As a result, there is no decryption key created for the files it encrypts when it compromises a computer. Lawrence Abrams on the Bleeping Computer website that we refer to often because they've got a great forum there, and they have great pages for helping people with ransomware, he did a post saying: "There is unfortunately nothing that can be done for victims of this infection. If you have been affected by this ransomware, your only option is to restore from backup."

Leo: Customer service has just really gone downhill in the hacker community, I think.

Steve: It really has, you know? You can't even - they encrypt your machine...

Leo: And they can't unencrypt it.

Steve: And you pay them your money, and they say, oh, we're sorry, you got the buggy version of the encryption ransomware. We really did, you know, we want to get paid. We're unhappy now that we're suffering reputation damage.

Leo: Yeah.

Steve: Because now no one's going to pay us because we screwed their data up, and now we can't unscrew it. So...

Leo: Shocking.

Steve: That's the way it goes. So, yes, get hit by Power Worm, don't pay, just restore from your backup. And we know you have one.

So Microsoft recently blogged, in a follow-up to all of this recent concern about SHA-1, we've talked about it several times over the last few weeks, the fact that a collision was created in part of the full 80-round implementation of the core part of SHA-1, not the whole hash. People are still feeling, you know, SHA-1 itself hasn't had a collision. But this scared everybody. And this is the way, as we know, crypto happens, is that somebody makes a bit of a breakthrough that weakens it to a point where, ooh, this is ahead of schedule. And so what happens is you move your schedule up for moving past that crypto.

So Microsoft's blog posting was "SHA-1 Deprecation Update." And they said: "In a previous update on TechNet, we announced that Windows will block SHA-1 signed TLS certificates starting on January 1, 2017." Okay. So that's a date we've talked about many times because what was annoying was when Google stepped in and said, eh, we're going to do it sooner. And many people were upset. In fact, we were just talking about how there are corporations that are saying they need SHA-1 certs, new SHA-1 certs issued after the first of next year, that is, the first of 2016, because they can't stop using them. And here we're talking about the expiration of the certs at the end of 2016, January 1st of 2017.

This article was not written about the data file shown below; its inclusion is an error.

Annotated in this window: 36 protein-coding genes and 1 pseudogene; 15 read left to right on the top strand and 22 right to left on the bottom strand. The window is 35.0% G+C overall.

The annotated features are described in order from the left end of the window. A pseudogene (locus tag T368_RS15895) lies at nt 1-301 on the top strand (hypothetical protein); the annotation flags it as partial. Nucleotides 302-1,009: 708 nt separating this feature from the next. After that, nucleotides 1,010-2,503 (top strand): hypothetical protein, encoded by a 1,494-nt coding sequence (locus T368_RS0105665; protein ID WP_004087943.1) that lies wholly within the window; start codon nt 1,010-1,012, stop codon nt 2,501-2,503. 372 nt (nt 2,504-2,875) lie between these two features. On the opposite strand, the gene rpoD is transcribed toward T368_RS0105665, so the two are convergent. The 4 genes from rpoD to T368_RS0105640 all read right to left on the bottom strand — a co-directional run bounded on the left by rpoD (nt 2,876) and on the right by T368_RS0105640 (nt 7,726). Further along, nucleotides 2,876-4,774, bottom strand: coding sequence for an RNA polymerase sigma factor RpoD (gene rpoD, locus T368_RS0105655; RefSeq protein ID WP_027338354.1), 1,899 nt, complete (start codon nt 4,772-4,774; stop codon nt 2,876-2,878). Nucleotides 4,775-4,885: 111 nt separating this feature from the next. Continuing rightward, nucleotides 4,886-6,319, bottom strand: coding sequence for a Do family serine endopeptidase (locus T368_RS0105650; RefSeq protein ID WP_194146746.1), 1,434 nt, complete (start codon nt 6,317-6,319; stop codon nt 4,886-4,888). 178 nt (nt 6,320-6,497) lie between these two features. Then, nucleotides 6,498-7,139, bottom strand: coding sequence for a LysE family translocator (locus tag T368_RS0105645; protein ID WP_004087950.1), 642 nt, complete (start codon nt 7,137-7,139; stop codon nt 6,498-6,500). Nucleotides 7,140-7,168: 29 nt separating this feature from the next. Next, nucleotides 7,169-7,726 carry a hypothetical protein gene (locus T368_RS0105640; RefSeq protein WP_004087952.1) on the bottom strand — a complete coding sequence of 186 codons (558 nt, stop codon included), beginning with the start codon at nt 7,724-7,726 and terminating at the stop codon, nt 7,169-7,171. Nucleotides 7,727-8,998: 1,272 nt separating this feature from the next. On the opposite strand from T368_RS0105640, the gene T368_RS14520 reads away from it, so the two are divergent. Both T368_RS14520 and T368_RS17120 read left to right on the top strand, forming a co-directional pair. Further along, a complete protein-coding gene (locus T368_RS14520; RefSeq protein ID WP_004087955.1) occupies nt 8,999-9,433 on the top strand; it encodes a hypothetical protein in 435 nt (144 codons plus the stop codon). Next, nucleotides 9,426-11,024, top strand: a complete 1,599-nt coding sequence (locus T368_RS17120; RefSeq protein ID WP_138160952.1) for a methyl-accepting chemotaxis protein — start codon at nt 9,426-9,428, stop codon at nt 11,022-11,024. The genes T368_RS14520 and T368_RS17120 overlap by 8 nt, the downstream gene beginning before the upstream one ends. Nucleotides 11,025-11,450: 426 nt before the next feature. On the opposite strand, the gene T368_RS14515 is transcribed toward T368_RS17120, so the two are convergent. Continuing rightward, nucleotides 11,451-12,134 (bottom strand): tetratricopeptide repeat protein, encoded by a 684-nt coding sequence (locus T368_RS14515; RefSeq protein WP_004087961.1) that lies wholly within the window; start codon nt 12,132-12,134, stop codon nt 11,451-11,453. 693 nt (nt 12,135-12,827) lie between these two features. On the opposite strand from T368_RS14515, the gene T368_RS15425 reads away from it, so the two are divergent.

So anyway, now Microsoft is saying that: "In light of the recent advances in attacks on the SHA-1 algorithm, we are now considering an accelerated timeline to deprecate SHA-1 signed TLS certificates as early as June 2016." So they're going to split the difference. They're going to go midyear of next year. Their browsers, their properties, Windows and servers and browsers, everything will just say, nope, SHA-1, no good after middle of 2016.

And Microsoft finishes, saying: "Mozilla recently announced a similar intent on the Mozilla Security blog. We continue to coordinate with other browser vendors to evaluate the impact of this timeline, based on telemetry and current projections for feasibility of SHA-1 collisions." And this is an interesting note, and you heard me say "telemetry." And we've talked about - and in fact I heard you mentioning it on a podcast recently, Leo, that like the telemetry is something, eh, fine, you know, if it helps Microsoft, then that's good. And here's a perfect example. It helps Microsoft to get a feel for where and how much and how often SHA-1 certs are today being used, and to look at that history trend over time because that allows them to say, you know, I mean, Microsoft is a company that doesn't want to hurt anybody or upset anybody. They don't want stuff to be broken and incompatible. They're all about it just works.

But if their telemetry is demonstrating that servers are rapidly phasing out SHA-1, then that gives them the confidence to make a commitment date of no longer accepting it at all, knowing that the number of people that they will be upsetting will be minimal. And that's been my own personal strategy. GRC, you know, my certs are SHA-1, and I will take them offline a day or two, to make sure I have time if something goes wrong, before the end of the year, and replace them with SHA-256 certs. I already have them. DigiCert's provided them to me, and they were nice enough to provide me with early expiration SHA-1 certs.

I'm doing it because there are still people who need SHA-1, I mean, there have been all year, people who need SHA-1 in order to get to any secure website, and you can only get to GRC over TLS. So, but at the end of this year, I'm saying enough of that, I'm switching to SHA-256. And then six months later Microsoft, having moved their deadline forward by half a year, saying we're not going to play ball either.